The Tribe snuck away with this one.
"I felt like we were trying every way we could to give it away," Stubbs said. "We hung in there, we battled and were able to do enough to win. An ugly win is as good as a pretty win."
They all count the same, and now the Indians (71-59) have collected five wins in their past six games -- and eight in the last 11 -- heading into Monday's off-day. Approaching on the horizon is a critical nine-game stretch that could go a long way toward determining Cleveland's chances of locking down a postseason spot.
Beginning on Tuesday, the Indians -- six games out of first place in the American League Central and only 1 1/2 games back of the A's for the AL's second Wild Card spot -- will take on a trio of playoff contenders in the Braves, Tigers and Orioles. It starts on the road with a two-city swing through Atlanta and Detroit, and continues when the Tribe returns home to host Baltimore next week.
Indians manager Terry Francona does not want his players looking too far ahead.
"I hope we view it as, 'Tuesday night's a big game,'" Francona said. "That's the best way I know how to do it. I know where we're going, just because you have to pack for two cities. Other than that, there's no sense concerning yourself about a team that's on the next homestand. We need to play well Tuesday."
The Indians also need to clean some things up, in light of Sunday's showing.
"We know we've got to do better," Francona said. "But I'd rather talk about it after a win."
Consider the mixture of miscues that took place.
Shortstop Asdrubal Cabrera fumbled a catch and botched a throw on a rundown play between second and third base in the fourth inning. In the fifth, Kazmir made an errant throw on a pickoff attempt to second base. Reliever Cody Allen also misfired on a pickoff to first in the seventh, and second baseman Jason Kipnis could not come up with a catch on a soft line drive by Justin Morneau in the eighth.
"You make four errors," said Twins manager Ron Gardenhire, "[and] you're not supposed to win."
Those were only the official errors.
In the seventh inning, first baseman Nick Swisher threw a ball into left field after Allen's wild pickoff attempt, and collided with Doug Bernier while trying to field a bunt up the first-base line. Swisher opted not to throw home on an earlier bunt by Bernier in the fifth, leading to Minnesota's only run in Kazmir's six innings.
On the offensive side, Cleveland had just one run -- courtesy of an RBI single by Kipnis -- against righty Mike Pelfrey, who issued six walks in five innings.
"It's not always pretty, fellas," Swisher said with a laugh. "We've got a scrappy squad. We had a couple blunders out there -- myself included on a couple. But just to have our pitchers pick us up in those situations, that's what you've got to have."
Kazmir, who was working on extra rest after giving up 10 runs in eight innings combined over his past two starts, limited the Twins (57-72) to just the one run, scattering seven hits and piling up eight strikeouts along the way.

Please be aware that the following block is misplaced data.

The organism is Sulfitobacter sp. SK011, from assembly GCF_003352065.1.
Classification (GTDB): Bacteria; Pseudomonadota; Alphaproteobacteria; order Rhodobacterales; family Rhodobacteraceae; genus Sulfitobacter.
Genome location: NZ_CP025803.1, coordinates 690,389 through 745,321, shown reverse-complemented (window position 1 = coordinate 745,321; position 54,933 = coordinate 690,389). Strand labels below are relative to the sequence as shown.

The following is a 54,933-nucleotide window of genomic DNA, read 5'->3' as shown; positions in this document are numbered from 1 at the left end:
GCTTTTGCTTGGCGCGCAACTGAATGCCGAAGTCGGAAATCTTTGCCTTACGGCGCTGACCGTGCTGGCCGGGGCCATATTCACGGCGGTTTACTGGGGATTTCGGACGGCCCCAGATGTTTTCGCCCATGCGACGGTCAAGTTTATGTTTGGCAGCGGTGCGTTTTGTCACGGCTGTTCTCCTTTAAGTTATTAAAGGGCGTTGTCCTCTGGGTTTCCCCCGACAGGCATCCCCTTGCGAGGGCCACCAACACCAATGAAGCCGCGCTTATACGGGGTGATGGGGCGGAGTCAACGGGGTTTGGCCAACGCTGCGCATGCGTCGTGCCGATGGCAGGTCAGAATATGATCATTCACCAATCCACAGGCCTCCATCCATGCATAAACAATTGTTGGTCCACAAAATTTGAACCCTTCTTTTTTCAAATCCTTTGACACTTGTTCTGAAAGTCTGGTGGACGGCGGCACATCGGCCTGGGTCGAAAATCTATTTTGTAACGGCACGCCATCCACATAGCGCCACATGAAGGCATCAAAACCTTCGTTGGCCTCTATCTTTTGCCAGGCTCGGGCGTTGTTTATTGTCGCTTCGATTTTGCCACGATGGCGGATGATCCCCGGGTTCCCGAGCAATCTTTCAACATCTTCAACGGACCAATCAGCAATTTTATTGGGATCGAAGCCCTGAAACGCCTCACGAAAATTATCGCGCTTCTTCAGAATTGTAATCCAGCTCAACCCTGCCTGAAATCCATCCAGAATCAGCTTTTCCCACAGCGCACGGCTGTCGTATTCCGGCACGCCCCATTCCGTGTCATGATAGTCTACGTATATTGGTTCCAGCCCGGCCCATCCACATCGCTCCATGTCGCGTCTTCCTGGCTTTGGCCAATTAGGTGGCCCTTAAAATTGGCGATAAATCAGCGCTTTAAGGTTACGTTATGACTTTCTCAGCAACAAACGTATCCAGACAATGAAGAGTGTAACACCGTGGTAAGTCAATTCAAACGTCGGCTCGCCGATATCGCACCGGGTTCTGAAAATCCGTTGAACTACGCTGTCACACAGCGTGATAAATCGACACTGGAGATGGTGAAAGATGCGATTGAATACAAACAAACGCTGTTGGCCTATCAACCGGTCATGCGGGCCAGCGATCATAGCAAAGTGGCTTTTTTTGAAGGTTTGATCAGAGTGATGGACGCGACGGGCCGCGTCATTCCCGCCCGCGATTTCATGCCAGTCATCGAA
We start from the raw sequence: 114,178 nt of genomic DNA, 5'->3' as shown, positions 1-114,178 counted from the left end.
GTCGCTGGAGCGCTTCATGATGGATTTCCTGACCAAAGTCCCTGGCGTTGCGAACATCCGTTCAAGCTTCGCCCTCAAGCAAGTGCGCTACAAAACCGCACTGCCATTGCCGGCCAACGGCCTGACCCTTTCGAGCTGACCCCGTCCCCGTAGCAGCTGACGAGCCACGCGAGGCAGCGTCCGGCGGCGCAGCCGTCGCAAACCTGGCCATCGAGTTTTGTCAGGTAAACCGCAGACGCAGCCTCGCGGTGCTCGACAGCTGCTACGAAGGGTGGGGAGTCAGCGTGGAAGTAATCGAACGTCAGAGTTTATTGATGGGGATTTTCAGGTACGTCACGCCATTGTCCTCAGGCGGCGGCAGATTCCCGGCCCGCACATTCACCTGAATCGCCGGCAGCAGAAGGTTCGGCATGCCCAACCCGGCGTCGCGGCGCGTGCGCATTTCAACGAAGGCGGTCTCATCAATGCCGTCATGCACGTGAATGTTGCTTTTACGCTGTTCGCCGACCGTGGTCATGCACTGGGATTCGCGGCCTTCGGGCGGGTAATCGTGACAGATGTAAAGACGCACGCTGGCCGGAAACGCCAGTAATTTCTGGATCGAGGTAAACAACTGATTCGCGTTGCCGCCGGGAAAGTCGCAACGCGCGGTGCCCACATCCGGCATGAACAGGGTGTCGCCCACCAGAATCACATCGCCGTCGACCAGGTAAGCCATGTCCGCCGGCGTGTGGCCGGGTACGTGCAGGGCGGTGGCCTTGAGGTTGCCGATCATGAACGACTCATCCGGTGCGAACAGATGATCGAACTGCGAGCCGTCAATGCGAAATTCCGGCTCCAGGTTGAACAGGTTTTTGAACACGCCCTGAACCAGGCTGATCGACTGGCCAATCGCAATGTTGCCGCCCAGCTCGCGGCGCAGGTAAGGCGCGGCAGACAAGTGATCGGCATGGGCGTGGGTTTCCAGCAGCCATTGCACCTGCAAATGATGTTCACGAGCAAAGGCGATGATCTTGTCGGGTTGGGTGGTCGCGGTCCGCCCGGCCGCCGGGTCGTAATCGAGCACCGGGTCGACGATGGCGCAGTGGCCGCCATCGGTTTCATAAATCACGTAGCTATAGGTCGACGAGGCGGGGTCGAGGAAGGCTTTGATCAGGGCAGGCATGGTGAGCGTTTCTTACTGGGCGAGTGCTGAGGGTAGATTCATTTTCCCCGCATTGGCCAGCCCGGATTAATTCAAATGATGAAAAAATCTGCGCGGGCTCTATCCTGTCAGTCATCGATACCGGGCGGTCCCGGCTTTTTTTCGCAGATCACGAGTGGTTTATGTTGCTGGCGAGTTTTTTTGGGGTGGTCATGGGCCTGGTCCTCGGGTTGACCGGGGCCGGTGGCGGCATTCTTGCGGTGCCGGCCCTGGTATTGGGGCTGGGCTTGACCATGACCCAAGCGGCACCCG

With runners on the corners and one out in the fourth, he reached back and retired the next two batters -- including a three-pitch strikeout of Chris Colabello that ended with a 95-mph heater. In a bases-loaded, two-out jam in the fifth, Kazmir induced a lineout off the bat of Trevor Plouffe. The lefty breezed through three hitters after giving up a leadoff double in the sixth.
"I felt fresh out there, I did," Kazmir said. "Especially with runners in scoring position, I felt like I was able to kick it up a little bit and just throw quality pitches. That was my main goal."
Allen followed Kazmir's lead, pulling off a Houdini trick in the seventh inning.
After issuing a leadoff walk, making his throwing error and giving up a bunt single, Allen settled down, focused and set down the next three Minnesota batters in order. Josh Willingham popped out to Kipnis, and then the hard-throwing reliever did the rest by striking out Ryan Doumit and Plouffe.
Setup man Joe Smith and closer Chris Perez (21 saves), respectively, finished the job over the eighth and ninth innings.
"We put our pitchers in multiple situations where it was difficult," Francona said. "Kaz pitched out of it, and Cody, [too]. They had runners on base all day, and we're throwing the ball all over the field -- and we kept them off the scoreboard, except for the bunt to first. That says a lot about our pitching."
The pitching bought the offense time to mount the decisive rally.
Stubbs' ninth home run of the season -- a solo shot with two outs -- ignited Cleveland's final push, which was extended when Michael Bourn followed with a double. Swisher then used an RBI single to provide the Tribe with some much-needed insurance -- a cushion big enough to net an unlikely win.
"If you would've told me," Francona said, "that after all is said and done we'd be up, 3-1, I'd say, 'Go straight to the casino.' There was a lot happening out there."